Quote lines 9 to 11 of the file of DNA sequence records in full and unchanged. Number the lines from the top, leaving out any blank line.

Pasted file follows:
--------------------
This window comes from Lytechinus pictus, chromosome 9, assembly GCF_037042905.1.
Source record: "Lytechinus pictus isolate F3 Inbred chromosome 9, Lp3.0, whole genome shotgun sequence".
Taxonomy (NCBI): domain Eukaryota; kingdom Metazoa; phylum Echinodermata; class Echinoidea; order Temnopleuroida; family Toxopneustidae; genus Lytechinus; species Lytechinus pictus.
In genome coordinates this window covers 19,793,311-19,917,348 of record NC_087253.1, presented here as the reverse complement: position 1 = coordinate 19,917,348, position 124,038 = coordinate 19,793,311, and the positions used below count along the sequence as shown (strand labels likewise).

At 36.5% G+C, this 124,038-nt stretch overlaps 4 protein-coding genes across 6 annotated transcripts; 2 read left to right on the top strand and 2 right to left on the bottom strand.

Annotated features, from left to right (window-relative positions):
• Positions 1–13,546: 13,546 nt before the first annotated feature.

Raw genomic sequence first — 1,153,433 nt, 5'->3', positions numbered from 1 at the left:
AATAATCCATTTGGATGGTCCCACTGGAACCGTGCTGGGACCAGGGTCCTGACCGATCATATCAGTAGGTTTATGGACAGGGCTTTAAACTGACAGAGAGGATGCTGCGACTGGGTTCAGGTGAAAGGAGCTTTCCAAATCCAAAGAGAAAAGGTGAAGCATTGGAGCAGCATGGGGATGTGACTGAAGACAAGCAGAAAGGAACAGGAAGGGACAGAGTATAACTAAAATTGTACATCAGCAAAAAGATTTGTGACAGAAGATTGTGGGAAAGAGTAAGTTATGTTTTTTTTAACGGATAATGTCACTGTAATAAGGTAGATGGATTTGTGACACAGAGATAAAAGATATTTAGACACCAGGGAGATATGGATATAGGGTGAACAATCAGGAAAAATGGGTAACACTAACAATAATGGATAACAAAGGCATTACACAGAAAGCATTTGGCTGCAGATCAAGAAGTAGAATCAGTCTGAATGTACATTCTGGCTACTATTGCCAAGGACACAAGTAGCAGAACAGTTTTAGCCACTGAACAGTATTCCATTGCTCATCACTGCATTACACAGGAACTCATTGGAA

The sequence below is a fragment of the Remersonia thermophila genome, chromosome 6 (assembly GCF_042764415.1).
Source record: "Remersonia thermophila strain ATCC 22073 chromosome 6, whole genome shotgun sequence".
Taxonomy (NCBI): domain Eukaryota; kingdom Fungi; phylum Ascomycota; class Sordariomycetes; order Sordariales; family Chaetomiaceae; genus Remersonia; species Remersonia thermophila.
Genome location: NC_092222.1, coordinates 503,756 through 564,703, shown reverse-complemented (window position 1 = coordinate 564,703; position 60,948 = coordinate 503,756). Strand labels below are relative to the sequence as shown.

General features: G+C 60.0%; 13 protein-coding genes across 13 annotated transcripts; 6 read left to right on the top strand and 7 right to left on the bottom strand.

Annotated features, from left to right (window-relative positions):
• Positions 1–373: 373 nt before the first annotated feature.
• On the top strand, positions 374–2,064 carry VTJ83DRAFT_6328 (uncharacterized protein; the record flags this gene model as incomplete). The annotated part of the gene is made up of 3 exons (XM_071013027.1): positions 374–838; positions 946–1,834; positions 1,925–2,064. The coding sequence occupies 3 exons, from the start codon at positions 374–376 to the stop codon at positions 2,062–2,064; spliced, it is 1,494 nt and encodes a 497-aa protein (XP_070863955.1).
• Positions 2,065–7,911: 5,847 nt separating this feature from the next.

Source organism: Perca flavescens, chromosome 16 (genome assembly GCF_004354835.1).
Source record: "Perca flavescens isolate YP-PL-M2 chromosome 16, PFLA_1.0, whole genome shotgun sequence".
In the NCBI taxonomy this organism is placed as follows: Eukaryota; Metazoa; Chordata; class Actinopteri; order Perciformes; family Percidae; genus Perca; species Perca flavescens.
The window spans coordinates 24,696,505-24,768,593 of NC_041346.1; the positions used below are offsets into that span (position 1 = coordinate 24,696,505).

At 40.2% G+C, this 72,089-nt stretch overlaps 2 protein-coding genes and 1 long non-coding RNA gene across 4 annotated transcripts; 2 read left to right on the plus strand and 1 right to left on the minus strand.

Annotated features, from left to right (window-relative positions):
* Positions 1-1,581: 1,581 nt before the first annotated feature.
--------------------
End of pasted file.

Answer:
AATAATCCATTTGGATGGTCCCACTGGAACCGTGCTGGGACCAGGGTCCTGACCGATCATATCAGTAGGTTTATGGACAGGGCTTTAAACTGACAGAGAGGATGCTGCGACTGGGTTCAGGTGAAAGGAGCTTTCCAAATCCAAAGAGAAAAGGTGAAGCATTGGAGCAGCATGGGGATGTGACTGAAGACAAGCAGAAAGGAACAGGAAGGGACAGAGTATAACTAAAATTGTACATCAGCAAAAAGATTTGTGACAGAAGATTGTGGGAAAGAGTAAGTTATGTTTTTTTTAACGGATAATGTCACTGTAATAAGGTAGATGGATTTGTGACACAGAGATAAAAGATATTTAGACACCAGGGAGATATGGATATAGGGTGAACAATCAGGAAAAATGGGTAACACTAACAATAATGGATAACAAAGGCATTACACAGAAAGCATTTGGCTGCAGATCAAGAAGTAGAATCAGTCTGAATGTACATTCTGGCTACTATTGCCAAGGACACAAGTAGCAGAACAGTTTTAGCCACTGAACAGTATTCCATTGCTCATCACTGCATTACACAGGAACTCATTGGAA

The sequence below is a fragment of the Remersonia thermophila genome, chromosome 6 (assembly GCF_042764415.1).
Source record: "Remersonia thermophila strain ATCC 22073 chromosome 6, whole genome shotgun sequence".